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Then and Now: Obamacare Architect Flips Position on Key Aspect of Law
A woman looks at the HealthCare.gov insurance exchange internet site October 1, 2013 in Washington, DC. US President Barack Obama's Affordable Care Act, or Obamacare as it is commonly called, passed in March 2010, went into effect Tuesday at 8am EST. Heavy Internet traffic and system problems plagued the launch of the new health insurance exchanges Tuesday morning. Consumers attempting to log on were met with an error message early Tuesday due to an overload of Internet traffic. AFP PHOTO / Karen BLEIER KAREN BLEIER/AFP/Getty Images

Then and Now: Obamacare Architect Flips Position on Key Aspect of Law

One of the architects of Obamacare has changed his statement on state exchanges and federal subsidies.

Federal courts in Washington, D.C., and Richmond, Virginia, this week issued opposing rulings on whether state residents can get tax credits from the federal government if their state did not set up its own health care exchange.

In an interview on MSNBC Tuesday, MIT economist Jonathan Gruber, who helped design the Affordable Care Act, dismissed the D.C. court's position – one he advocated in a 2012 speech. On Friday, Gruber said that was a "speak-o" similar to a typo, and that he didn't mean what he said in 2012.

“It is unambiguous this is a typo. Literally every single person involved in the crafting of this law has said that it’s a typo, that they had no intention of excluding the federal states and why would they?” Gruber said.

“Look, the law says that people are only subject to the mandate if they can afford insurance, if it’s less than 8 percent of their income,” Gruber continued. “If you get rid of these subsidies, 99 percent of the people who would get subsidies can no longer afford insurance, so you destroy the mandate. Why would Congress set up the mandate and go through all that political battle to allow it to be destroyed? It’s just simply a typo, and it’s really criminal that this has even made it as far as it has.”

But on Jan. 18, 2012, Gruber spoke before the Noblis Innovation and Collaboration Center in Falls Church, Virginia, when an audience member asked: “It’s my understanding that if states don’t provide [exchanges], then the federal government will provide them for the states.”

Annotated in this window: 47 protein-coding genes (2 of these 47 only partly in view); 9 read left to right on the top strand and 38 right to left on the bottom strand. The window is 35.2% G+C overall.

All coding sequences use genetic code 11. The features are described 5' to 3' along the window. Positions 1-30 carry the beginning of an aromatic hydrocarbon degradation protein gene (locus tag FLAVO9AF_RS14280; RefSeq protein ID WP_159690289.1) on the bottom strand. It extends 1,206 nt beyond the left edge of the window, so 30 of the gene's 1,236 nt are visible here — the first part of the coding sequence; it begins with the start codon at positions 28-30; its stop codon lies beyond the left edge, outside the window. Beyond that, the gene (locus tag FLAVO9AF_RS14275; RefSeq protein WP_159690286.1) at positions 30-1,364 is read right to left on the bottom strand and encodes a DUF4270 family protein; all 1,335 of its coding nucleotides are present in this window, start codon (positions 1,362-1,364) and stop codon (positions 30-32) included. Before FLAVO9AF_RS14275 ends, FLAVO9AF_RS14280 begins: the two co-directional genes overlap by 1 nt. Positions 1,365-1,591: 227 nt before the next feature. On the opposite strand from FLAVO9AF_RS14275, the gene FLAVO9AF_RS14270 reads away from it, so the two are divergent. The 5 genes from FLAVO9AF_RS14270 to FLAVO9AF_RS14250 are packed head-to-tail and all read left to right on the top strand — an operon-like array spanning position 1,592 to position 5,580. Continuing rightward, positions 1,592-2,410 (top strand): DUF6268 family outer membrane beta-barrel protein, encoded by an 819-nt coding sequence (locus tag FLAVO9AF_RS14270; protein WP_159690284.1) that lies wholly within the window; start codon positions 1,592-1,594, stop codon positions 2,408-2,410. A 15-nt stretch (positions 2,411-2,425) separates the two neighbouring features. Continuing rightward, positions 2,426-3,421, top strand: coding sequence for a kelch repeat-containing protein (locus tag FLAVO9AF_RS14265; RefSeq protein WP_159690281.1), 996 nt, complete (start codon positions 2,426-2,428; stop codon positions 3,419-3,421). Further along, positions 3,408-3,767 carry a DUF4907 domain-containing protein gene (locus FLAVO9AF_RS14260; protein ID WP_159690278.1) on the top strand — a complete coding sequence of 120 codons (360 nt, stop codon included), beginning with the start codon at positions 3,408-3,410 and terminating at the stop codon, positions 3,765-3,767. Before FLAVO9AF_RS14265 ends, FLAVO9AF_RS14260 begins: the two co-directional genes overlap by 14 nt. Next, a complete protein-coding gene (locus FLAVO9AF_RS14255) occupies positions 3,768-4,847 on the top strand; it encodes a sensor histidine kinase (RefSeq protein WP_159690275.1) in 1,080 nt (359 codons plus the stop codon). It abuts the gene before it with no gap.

Gruber responded that was not correct.

“What’s important to remember politically about [Obamacare] is if you’re a state and you don’t set up an exchange, that means your citizens don’t get their tax credits—but your citizens still pay the taxes that support this bill,” Gruber said. “So you’re essentially saying [to] your citizens you’re going to pay all the taxes to help all the other states in the country.”

“I hope that that’s a blatant enough political reality that states will get their act together and realize there are billions of dollars at stake here in setting up these exchanges,” he said. “But, you know, once again the politics can get ugly around this.”

After the law was enacted, Gruber became a consultant for state governments such as Wisconsin, Minnesota and Colorado to set up their exchanges, according to Forbes.

The two contradictory videos were first brought to the public's attention by Ryan Radia of the Competitive Enterprise Institute, a conservative think tank, and then highlighted by Peter Suderman of Reason, a libertarian magazine and website.

On Friday, Gruber told The New Republic, a liberal publication: "But there was never any intention to literally withhold money, to withhold tax credits, from the states that didn’t take that step. That’s clear in the intent of the law and if you talk to anybody who worked on the law. My subsequent statement was just a speak-o—you know, like a typo."

However, another audio clip found Gruber saying at another venue in January 2012 that not having a state exchange would "undercut the whole purpose of the bill," and added, "if your governor does not set up an exchange, you are losing hundreds of millions of dollars in tax credits that could be delivered to your citizens."

This story has been updated to include a explanation from Gruber. 

(H/T: Forbes, Hot Air)

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